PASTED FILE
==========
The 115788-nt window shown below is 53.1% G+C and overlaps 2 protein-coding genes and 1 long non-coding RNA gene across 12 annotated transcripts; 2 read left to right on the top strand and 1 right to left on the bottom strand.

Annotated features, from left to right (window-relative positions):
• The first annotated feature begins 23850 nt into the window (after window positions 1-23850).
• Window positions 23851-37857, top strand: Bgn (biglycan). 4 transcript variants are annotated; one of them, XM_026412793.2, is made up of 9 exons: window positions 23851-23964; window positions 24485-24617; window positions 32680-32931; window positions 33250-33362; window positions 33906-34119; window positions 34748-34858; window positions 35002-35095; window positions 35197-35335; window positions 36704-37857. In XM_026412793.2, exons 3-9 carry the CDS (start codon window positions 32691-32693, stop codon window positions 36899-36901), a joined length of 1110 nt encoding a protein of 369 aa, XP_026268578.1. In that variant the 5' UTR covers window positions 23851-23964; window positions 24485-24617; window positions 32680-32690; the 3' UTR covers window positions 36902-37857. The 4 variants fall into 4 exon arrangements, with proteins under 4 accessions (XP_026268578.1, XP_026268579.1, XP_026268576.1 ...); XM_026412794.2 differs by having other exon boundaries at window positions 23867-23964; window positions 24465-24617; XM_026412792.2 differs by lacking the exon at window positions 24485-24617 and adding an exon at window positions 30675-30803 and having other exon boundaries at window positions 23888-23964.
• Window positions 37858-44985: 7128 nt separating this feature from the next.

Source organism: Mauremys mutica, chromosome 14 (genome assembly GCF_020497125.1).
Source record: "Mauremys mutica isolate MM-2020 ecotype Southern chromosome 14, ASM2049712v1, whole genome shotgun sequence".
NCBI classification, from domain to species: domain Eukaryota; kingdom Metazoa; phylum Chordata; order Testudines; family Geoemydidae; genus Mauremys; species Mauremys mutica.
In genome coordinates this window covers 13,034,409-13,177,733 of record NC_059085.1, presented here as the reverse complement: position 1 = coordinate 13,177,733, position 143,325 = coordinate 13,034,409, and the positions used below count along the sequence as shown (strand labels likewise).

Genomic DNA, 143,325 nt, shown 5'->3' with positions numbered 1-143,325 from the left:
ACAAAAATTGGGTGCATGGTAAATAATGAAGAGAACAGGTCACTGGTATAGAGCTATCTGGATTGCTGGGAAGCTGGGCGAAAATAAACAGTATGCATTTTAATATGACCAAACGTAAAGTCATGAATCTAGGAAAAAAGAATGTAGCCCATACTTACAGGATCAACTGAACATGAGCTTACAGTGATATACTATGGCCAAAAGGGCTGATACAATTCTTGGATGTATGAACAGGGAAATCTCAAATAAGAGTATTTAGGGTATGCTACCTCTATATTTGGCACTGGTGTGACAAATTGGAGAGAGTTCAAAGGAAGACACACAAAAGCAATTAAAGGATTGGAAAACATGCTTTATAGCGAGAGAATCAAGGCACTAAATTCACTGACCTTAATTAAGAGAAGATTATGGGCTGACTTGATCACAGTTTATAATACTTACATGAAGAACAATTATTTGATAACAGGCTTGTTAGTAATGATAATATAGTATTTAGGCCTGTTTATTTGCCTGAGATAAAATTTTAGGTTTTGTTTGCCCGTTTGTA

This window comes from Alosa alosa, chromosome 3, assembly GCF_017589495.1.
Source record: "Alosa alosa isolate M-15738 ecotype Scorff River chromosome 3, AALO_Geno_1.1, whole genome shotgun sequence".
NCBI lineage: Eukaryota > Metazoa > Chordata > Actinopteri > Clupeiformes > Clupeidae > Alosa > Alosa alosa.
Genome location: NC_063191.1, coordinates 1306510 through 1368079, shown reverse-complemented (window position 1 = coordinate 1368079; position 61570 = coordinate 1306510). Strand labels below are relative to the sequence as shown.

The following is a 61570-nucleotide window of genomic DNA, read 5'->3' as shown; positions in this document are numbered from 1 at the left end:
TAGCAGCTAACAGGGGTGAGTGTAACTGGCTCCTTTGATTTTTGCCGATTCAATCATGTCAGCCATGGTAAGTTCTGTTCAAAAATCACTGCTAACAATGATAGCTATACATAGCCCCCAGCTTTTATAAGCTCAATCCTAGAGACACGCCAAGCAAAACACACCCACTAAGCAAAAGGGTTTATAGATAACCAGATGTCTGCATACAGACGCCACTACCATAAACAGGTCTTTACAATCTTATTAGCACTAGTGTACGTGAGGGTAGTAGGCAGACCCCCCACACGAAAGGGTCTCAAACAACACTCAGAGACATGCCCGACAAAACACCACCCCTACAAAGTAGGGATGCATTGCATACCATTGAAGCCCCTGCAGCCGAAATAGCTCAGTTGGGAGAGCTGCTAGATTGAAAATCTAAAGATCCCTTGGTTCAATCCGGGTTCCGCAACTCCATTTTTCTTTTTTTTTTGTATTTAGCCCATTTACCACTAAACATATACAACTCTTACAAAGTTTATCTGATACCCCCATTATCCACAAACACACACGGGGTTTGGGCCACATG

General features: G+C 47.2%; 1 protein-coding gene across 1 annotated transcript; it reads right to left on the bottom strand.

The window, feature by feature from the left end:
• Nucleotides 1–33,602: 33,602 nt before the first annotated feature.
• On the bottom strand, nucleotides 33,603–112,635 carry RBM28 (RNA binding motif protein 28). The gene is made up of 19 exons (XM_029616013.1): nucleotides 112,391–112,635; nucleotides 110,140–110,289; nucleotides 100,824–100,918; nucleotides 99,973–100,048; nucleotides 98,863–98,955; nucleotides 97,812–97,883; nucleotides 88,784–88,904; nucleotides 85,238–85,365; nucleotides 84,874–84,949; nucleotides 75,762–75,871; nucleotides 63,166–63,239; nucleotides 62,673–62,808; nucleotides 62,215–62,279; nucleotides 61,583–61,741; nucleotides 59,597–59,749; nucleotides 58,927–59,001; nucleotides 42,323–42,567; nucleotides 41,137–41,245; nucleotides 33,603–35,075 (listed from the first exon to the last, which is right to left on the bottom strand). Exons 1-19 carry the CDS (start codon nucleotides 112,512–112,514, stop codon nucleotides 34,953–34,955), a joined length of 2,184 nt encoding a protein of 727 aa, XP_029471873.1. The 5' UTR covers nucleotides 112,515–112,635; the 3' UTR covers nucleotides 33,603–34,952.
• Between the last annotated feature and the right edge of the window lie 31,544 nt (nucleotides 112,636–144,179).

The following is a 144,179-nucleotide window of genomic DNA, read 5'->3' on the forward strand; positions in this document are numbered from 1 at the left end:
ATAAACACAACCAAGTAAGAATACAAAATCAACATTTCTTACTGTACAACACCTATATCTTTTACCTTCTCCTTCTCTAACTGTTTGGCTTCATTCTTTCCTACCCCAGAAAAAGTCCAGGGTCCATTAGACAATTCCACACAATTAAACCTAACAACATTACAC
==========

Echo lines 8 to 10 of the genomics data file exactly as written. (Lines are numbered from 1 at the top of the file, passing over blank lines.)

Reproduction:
NCBI classification, from domain to species: domain Eukaryota; kingdom Metazoa; phylum Chordata; order Testudines; family Geoemydidae; genus Mauremys; species Mauremys mutica.
In genome coordinates this window covers 13,034,409-13,177,733 of record NC_059085.1, presented here as the reverse complement: position 1 = coordinate 13,177,733, position 143,325 = coordinate 13,034,409, and the positions used below count along the sequence as shown (strand labels likewise).

Genomic DNA, 143,325 nt, shown 5'->3' with positions numbered 1-143,325 from the left: